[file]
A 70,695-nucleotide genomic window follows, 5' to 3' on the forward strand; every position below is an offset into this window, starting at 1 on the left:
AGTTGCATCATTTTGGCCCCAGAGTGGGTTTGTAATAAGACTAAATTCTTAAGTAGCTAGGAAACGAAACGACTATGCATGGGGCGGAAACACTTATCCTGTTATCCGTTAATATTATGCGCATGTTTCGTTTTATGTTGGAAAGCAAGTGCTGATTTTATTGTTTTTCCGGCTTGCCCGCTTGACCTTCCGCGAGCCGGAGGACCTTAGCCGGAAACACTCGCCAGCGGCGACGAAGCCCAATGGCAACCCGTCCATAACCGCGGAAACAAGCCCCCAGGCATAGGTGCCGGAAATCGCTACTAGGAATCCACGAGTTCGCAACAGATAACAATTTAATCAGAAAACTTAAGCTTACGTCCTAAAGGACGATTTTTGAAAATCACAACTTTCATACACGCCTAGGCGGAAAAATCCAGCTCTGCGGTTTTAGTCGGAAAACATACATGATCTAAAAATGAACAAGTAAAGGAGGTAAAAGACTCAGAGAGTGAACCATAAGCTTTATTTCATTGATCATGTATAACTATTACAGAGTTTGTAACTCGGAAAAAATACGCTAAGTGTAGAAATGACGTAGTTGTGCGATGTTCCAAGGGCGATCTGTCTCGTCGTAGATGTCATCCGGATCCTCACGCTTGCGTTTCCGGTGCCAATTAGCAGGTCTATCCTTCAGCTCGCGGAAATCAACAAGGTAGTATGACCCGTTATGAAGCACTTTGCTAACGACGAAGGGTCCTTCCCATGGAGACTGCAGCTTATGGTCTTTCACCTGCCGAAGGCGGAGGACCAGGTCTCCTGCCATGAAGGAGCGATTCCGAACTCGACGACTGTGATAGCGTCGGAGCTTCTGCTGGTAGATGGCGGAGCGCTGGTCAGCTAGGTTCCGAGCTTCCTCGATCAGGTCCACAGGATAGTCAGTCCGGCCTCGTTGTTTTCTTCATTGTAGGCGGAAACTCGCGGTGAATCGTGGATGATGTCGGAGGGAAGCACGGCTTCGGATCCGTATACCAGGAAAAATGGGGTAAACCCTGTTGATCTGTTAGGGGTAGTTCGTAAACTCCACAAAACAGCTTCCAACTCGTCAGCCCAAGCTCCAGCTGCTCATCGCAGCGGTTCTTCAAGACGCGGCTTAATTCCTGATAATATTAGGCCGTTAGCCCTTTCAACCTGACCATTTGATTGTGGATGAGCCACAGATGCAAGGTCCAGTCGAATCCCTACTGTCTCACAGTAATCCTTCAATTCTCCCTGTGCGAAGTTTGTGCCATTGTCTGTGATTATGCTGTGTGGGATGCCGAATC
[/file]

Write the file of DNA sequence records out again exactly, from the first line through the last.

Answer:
A 70,695-nucleotide genomic window follows, 5' to 3' on the forward strand; every position below is an offset into this window, starting at 1 on the left:
AGTTGCATCATTTTGGCCCCAGAGTGGGTTTGTAATAAGACTAAATTCTTAAGTAGCTAGGAAACGAAACGACTATGCATGGGGCGGAAACACTTATCCTGTTATCCGTTAATATTATGCGCATGTTTCGTTTTATGTTGGAAAGCAAGTGCTGATTTTATTGTTTTTCCGGCTTGCCCGCTTGACCTTCCGCGAGCCGGAGGACCTTAGCCGGAAACACTCGCCAGCGGCGACGAAGCCCAATGGCAACCCGTCCATAACCGCGGAAACAAGCCCCCAGGCATAGGTGCCGGAAATCGCTACTAGGAATCCACGAGTTCGCAACAGATAACAATTTAATCAGAAAACTTAAGCTTACGTCCTAAAGGACGATTTTTGAAAATCACAACTTTCATACACGCCTAGGCGGAAAAATCCAGCTCTGCGGTTTTAGTCGGAAAACATACATGATCTAAAAATGAACAAGTAAAGGAGGTAAAAGACTCAGAGAGTGAACCATAAGCTTTATTTCATTGATCATGTATAACTATTACAGAGTTTGTAACTCGGAAAAAATACGCTAAGTGTAGAAATGACGTAGTTGTGCGATGTTCCAAGGGCGATCTGTCTCGTCGTAGATGTCATCCGGATCCTCACGCTTGCGTTTCCGGTGCCAATTAGCAGGTCTATCCTTCAGCTCGCGGAAATCAACAAGGTAGTATGACCCGTTATGAAGCACTTTGCTAACGACGAAGGGTCCTTCCCATGGAGACTGCAGCTTATGGTCTTTCACCTGCCGAAGGCGGAGGACCAGGTCTCCTGCCATGAAGGAGCGATTCCGAACTCGACGACTGTGATAGCGTCGGAGCTTCTGCTGGTAGATGGCGGAGCGCTGGTCAGCTAGGTTCCGAGCTTCCTCGATCAGGTCCACAGGATAGTCAGTCCGGCCTCGTTGTTTTCTTCATTGTAGGCGGAAACTCGCGGTGAATCGTGGATGATGTCGGAGGGAAGCACGGCTTCGGATCCGTATACCAGGAAAAATGGGGTAAACCCTGTTGATCTGTTAGGGGTAGTTCGTAAACTCCACAAAACAGCTTCCAACTCGTCAGCCCAAGCTCCAGCTGCTCATCGCAGCGGTTCTTCAAGACGCGGCTTAATTCCTGATAATATTAGGCCGTTAGCCCTTTCAACCTGACCATTTGATTGTGGATGAGCCACAGATGCAAGGTCCAGTCGAATCCCTACTGTCTCACAGTAATCCTTCAATTCTCCCTGTGCGAAGTTTGTGCCATTGTCTGTGATTATGCTGTGTGGGATGCCGAATC